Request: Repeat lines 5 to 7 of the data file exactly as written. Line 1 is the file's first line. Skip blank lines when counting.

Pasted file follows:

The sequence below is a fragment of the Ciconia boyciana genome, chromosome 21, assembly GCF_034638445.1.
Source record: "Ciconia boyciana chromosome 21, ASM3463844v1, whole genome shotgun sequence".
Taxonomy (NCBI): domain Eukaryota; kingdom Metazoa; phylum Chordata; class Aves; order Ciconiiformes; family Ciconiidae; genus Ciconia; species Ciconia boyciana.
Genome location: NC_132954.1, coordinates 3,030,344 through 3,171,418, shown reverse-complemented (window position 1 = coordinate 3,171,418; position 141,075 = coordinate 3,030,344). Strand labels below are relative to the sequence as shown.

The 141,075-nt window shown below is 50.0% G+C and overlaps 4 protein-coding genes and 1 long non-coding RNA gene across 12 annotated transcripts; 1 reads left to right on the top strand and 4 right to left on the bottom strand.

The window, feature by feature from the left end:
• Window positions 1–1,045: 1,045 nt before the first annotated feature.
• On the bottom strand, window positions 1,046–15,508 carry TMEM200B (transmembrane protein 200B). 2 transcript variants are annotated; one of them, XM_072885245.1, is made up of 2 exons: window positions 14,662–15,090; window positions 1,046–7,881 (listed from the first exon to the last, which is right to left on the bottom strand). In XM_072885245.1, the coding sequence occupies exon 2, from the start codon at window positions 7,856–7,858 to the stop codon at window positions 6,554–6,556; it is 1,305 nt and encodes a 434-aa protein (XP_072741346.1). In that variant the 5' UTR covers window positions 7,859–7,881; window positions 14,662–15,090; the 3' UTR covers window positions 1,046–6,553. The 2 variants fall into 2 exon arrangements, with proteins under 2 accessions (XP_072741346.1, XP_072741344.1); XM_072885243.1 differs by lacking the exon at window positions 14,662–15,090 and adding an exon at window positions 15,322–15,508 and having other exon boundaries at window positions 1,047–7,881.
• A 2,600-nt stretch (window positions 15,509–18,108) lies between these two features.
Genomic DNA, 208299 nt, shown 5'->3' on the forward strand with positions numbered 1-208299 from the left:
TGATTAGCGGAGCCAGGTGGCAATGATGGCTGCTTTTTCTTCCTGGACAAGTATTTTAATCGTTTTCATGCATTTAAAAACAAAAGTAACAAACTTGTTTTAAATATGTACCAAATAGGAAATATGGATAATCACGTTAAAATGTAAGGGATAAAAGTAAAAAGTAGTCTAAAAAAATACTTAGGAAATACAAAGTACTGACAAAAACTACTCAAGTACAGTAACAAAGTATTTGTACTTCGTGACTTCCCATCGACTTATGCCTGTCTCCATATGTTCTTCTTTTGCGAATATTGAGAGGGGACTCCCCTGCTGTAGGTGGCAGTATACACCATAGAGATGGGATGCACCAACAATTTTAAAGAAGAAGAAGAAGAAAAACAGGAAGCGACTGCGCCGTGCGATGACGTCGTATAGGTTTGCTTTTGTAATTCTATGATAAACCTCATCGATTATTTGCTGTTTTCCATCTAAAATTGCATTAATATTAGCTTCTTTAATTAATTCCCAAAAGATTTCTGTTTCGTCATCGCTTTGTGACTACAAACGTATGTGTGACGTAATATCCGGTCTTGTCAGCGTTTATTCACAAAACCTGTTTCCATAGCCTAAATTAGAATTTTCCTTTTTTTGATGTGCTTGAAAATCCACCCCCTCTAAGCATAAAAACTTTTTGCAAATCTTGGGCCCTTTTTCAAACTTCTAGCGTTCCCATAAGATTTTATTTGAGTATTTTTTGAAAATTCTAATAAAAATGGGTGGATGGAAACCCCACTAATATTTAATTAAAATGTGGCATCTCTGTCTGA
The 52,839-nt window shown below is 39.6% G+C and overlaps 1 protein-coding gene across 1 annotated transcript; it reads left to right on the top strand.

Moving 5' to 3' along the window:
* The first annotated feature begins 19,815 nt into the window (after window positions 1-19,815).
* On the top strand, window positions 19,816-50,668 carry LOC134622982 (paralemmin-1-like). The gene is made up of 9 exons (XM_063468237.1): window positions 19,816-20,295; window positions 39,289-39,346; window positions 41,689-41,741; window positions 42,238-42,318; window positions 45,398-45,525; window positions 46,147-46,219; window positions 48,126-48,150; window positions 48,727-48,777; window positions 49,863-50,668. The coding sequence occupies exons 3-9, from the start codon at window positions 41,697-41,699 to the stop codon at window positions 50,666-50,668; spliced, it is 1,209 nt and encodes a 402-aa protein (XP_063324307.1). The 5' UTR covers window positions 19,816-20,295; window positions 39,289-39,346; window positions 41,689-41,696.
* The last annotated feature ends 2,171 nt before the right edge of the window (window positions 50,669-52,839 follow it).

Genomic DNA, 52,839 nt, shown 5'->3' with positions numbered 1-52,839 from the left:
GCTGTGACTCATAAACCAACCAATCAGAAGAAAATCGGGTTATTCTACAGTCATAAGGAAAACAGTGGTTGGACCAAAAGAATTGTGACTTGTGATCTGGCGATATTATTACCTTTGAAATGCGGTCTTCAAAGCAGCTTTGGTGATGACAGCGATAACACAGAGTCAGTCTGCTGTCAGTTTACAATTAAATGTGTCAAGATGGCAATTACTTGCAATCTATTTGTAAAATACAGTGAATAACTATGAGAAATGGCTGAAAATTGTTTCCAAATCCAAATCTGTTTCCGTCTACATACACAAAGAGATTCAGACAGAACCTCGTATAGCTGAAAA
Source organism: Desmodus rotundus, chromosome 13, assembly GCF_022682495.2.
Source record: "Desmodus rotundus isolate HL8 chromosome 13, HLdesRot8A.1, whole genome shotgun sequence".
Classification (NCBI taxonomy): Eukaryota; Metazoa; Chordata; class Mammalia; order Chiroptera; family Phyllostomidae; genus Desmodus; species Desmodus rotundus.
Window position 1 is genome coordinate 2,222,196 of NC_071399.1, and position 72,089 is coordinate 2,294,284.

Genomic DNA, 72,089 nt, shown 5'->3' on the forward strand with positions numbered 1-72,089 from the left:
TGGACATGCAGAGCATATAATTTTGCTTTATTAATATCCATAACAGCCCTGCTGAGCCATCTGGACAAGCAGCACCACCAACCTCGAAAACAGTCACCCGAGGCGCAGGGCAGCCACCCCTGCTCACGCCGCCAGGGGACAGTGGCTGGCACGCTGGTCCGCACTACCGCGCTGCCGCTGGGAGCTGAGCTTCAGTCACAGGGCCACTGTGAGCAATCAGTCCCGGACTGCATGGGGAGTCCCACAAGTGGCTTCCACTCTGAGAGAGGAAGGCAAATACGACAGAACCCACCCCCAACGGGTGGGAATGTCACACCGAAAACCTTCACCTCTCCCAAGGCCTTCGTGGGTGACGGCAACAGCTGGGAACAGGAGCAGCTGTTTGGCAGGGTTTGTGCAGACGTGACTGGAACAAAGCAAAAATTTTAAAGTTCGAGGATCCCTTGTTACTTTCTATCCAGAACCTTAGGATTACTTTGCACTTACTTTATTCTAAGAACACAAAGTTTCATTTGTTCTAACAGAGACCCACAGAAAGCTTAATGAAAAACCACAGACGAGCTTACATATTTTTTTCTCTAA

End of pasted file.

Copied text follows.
The 141,075-nt window shown below is 50.0% G+C and overlaps 4 protein-coding genes and 1 long non-coding RNA gene across 12 annotated transcripts; 1 reads left to right on the top strand and 4 right to left on the bottom strand.

The window, feature by feature from the left end:
• Window positions 1–1,045: 1,045 nt before the first annotated feature.